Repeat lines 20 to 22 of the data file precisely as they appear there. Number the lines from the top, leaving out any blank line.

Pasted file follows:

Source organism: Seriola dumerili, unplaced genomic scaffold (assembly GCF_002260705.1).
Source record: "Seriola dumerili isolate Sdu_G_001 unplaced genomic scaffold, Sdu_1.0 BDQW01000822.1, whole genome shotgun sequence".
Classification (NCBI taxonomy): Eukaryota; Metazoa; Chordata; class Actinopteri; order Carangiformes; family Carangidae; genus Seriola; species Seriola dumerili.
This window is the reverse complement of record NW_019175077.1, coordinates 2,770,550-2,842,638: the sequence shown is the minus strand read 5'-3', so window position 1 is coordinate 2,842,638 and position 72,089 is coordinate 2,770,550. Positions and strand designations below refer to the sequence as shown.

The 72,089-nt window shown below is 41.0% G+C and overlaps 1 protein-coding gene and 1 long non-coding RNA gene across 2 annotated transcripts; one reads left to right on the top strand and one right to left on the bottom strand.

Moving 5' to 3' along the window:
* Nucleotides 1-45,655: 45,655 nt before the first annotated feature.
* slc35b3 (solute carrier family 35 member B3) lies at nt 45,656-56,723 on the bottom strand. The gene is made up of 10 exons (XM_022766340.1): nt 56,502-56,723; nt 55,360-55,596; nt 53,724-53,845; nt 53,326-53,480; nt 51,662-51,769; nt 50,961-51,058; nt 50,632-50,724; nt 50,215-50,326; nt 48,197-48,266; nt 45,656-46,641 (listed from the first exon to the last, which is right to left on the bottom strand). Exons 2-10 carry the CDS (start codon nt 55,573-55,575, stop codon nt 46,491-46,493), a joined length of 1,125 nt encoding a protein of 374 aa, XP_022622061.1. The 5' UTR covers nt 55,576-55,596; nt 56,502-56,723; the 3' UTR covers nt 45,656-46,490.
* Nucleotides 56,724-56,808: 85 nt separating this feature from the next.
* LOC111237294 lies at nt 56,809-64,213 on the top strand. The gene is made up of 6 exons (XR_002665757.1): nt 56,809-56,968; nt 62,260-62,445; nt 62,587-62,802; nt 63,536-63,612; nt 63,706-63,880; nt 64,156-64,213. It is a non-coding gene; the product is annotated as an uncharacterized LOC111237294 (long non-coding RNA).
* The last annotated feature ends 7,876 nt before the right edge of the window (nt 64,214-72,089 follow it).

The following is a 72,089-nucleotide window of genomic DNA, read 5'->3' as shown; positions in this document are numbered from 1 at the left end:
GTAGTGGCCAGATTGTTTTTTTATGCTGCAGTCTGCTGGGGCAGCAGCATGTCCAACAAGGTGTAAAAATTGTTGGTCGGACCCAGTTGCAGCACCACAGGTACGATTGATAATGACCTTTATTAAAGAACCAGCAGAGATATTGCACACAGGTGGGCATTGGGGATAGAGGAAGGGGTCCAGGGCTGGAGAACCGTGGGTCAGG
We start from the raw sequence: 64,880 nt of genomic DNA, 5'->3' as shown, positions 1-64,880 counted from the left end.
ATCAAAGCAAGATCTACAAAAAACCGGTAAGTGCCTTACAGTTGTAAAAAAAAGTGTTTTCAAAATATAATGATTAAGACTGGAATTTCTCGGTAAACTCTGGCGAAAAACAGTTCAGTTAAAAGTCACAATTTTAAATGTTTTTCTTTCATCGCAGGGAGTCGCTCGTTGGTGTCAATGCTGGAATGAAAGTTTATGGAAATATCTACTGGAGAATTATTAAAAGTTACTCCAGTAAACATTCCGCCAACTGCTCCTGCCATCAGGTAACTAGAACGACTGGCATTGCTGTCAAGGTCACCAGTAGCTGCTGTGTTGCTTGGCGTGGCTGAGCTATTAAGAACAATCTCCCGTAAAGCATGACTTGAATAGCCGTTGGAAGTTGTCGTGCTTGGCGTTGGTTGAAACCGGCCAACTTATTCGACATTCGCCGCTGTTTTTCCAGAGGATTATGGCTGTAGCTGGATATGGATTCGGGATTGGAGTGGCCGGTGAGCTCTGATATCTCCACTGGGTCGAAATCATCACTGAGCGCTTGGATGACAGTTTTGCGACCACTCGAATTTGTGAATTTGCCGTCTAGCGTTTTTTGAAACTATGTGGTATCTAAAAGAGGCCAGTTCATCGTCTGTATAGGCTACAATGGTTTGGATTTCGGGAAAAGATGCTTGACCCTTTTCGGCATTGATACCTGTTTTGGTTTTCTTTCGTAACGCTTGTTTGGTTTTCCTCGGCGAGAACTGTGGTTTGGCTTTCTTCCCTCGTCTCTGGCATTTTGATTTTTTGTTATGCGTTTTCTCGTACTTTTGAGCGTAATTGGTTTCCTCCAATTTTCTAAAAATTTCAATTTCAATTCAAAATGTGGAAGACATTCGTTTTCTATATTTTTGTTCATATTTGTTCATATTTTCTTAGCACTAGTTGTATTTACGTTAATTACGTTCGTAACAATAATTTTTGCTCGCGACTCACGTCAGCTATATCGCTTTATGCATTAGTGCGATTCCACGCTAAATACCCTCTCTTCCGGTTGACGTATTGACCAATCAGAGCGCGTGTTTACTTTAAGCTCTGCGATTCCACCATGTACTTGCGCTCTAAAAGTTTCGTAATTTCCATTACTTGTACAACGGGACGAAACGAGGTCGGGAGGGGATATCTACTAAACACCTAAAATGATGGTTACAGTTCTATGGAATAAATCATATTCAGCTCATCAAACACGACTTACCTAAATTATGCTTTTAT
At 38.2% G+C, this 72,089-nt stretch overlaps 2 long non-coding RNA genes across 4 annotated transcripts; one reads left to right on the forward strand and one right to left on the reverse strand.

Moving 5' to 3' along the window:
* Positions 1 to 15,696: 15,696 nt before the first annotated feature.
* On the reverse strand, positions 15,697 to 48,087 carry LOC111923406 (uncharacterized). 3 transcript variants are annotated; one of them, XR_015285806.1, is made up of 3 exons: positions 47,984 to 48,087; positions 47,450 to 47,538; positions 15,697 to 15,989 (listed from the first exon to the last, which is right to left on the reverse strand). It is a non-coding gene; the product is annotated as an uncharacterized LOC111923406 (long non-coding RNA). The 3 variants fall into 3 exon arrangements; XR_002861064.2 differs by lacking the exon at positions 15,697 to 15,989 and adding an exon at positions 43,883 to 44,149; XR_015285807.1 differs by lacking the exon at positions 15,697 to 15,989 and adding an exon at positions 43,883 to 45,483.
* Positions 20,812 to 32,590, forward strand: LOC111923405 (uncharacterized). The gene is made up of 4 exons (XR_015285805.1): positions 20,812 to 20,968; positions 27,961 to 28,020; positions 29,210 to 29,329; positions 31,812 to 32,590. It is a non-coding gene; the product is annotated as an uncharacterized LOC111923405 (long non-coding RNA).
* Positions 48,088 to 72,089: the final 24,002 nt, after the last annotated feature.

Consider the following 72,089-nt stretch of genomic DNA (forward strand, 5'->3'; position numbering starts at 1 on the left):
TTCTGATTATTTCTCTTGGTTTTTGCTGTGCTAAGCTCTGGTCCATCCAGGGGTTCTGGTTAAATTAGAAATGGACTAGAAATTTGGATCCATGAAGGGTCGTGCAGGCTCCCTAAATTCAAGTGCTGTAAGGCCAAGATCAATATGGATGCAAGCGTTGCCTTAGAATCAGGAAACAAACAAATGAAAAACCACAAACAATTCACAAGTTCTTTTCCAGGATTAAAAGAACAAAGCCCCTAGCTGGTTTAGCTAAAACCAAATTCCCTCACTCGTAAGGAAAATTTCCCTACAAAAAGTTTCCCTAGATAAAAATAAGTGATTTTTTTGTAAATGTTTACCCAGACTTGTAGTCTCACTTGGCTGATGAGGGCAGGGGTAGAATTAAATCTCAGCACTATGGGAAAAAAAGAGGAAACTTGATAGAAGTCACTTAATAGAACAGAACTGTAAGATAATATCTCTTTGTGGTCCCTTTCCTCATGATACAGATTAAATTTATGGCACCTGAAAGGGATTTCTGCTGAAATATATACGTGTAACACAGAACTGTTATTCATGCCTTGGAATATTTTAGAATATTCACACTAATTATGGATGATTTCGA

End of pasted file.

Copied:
* Positions 20,812 to 32,590, forward strand: LOC111923405 (uncharacterized). The gene is made up of 4 exons (XR_015285805.1): positions 20,812 to 20,968; positions 27,961 to 28,020; positions 29,210 to 29,329; positions 31,812 to 32,590. It is a non-coding gene; the product is annotated as an uncharacterized LOC111923405 (long non-coding RNA).
* Positions 48,088 to 72,089: the final 24,002 nt, after the last annotated feature.

Consider the following 72,089-nt stretch of genomic DNA (forward strand, 5'->3'; position numbering starts at 1 on the left):